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CySeymour
11-09-2011, 04:04 PM
I coach a youth baseball team that my son is on, and last year my shoulder had trouble holding up to all the long batting practice sessions. Not only was my shoulder fatiguing, it was becoming harder and harder to throw consistent strikes for the kids to swing at. I am thinking of investing in a pitching machine. My preference would be a used one as I really cannot invest a fortune into it.

Anyone have a good suggestions?

RANDY IN INDY
11-09-2011, 09:43 PM
Don't like them. Nothing better than live pitching. Find an assistant who can throw BP.

thatcoolguy_22
11-10-2011, 06:33 AM
Don't like them. Nothing better than live pitching. Find an assistant who can throw BP.

I concur. Get assistant coaches if able or just move closer to the plate. You can throw a lil slower and more consistent and the time to react remains the same.

CySeymour
11-10-2011, 09:07 AM
Probably the best idea. I actually agree, in high school I can remember the pitching machine we used usually screwed with my timing since I couldn't see the pitchers arm action. My one big problem last year was I didn't have an assistant who could throw BP...my assistant had a torn rotator cuff, so it was usually up to me.

RANDY IN INDY
11-10-2011, 09:27 AM
You hit it on the head. No arm action. Timing. My high school purchased a Juggs machine when I was a senior and we hit indoors during the winter and an unusually rainy spring. We could hit 90mph fastballs from the machine but we had a problem with live pitching for half a season.

If your arm gets tired, you can move the "L" screen up close and toss over the L, sitting on a bucket. Still better than a machine. The one thing I don't really understand is underhand front toss behind the screen. I have never seen a baseball come from that position, although I never faced Ted Abernathy, Kent Tekulve or Dan Quisenberry.;)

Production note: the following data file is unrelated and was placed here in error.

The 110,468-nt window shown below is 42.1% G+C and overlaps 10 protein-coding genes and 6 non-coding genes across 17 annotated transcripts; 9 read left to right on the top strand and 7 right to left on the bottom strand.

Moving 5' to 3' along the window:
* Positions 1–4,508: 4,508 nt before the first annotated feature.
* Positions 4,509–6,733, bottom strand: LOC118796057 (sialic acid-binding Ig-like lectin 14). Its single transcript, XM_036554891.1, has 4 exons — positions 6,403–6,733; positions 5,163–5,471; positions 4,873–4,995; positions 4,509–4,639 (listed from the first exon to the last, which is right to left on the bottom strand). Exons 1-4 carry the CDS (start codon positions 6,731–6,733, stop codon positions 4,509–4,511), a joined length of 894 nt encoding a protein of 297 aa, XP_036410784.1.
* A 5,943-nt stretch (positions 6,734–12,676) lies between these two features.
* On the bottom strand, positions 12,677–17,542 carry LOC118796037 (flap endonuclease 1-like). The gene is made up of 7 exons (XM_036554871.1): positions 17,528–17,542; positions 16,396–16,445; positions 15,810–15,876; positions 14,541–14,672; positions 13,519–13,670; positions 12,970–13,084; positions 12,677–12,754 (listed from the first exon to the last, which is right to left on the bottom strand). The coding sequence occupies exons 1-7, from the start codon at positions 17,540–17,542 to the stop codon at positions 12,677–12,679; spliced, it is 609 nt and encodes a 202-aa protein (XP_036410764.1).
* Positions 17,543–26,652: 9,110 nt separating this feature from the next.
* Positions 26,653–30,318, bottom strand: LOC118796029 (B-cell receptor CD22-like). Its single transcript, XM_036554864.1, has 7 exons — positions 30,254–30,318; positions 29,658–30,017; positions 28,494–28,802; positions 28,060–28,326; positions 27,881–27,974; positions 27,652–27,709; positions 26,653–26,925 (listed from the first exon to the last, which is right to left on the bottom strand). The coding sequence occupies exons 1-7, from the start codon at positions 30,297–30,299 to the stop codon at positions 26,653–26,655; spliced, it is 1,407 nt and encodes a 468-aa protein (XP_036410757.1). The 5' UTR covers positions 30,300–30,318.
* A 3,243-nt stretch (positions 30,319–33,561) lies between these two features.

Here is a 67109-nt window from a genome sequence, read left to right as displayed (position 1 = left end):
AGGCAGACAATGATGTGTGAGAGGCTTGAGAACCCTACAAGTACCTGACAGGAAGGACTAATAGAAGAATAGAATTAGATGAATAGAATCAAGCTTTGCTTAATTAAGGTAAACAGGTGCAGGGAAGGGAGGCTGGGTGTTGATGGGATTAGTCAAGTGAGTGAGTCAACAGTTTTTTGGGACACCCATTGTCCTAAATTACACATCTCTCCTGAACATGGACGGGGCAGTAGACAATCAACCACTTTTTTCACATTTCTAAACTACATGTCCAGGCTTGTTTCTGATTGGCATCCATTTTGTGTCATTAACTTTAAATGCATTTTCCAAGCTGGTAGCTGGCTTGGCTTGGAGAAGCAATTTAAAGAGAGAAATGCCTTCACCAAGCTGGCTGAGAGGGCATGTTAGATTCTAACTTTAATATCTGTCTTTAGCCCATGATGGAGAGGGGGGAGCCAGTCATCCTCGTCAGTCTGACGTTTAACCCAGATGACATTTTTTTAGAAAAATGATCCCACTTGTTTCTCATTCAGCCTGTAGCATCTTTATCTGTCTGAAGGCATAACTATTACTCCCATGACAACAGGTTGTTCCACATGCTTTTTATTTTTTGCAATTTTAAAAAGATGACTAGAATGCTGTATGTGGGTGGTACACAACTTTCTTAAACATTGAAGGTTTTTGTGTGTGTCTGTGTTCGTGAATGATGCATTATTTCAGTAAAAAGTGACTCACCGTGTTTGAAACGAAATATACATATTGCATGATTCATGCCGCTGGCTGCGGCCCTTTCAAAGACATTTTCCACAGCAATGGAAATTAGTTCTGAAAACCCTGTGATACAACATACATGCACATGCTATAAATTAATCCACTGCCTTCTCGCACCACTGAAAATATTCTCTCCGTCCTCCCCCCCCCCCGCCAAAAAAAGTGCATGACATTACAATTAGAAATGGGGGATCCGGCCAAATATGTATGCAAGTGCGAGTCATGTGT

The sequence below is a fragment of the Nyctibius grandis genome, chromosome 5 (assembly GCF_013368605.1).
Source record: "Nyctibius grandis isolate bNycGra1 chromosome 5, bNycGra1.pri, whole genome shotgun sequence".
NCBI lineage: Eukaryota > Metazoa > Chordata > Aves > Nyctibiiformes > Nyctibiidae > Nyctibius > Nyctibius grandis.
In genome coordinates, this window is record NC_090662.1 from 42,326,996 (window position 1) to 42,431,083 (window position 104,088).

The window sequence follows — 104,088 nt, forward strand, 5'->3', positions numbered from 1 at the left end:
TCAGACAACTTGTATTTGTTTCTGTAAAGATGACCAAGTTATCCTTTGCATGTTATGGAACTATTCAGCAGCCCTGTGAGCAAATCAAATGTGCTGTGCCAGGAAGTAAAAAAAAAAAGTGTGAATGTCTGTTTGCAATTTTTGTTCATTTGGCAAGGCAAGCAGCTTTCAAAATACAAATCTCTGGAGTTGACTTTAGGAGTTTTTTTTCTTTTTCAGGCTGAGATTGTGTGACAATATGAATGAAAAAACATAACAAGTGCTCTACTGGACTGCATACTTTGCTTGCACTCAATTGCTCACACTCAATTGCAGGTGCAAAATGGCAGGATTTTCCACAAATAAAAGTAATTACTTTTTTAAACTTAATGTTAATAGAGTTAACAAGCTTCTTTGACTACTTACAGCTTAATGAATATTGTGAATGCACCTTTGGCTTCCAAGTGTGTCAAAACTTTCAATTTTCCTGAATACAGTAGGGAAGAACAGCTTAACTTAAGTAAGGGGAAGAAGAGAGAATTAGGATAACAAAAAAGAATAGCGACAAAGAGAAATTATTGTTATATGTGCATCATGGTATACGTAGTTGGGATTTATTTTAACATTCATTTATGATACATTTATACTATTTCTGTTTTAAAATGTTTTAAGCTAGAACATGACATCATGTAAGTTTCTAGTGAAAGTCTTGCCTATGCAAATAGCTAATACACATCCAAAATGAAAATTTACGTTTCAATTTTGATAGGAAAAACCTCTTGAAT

mbgrayson
11-10-2011, 06:32 PM
I coach a youth baseball team that my son is on, and last year my shoulder had trouble holding up to all the long batting practice sessions. Not only was my shoulder fatiguing, it was becoming harder and harder to throw consistent strikes for the kids to swing at. I am thinking of investing in a pitching machine. My preference would be a used one as I really cannot invest a fortune into it.

Anyone have a good suggestions?

What's your budget? The Reds might trade Arroyo to you if you will assume his 2012 salary.... ;)

Spitball
11-10-2011, 11:28 PM
Don't like them. Nothing better than live pitching. Find an assistant who can throw BP.

Agree. I actually prefer the old Iron Mike machines because it had an arm action of sorts. The hitting process begins with the pitching motion. The wheel machine does not provide anything near that for the hitting preparation.

RANDY IN INDY
11-11-2011, 07:30 AM
The Iron Mike's are still the best of the pitching machines. They had a couple at the facility where we used to work out when we were in Carolina.

CySeymour
11-11-2011, 10:11 AM
What's your budget? The Reds might trade Arroyo to you if you will assume his 2012 salary.... ;)

lol I don't think my wife would agree to that big of an expense :lol: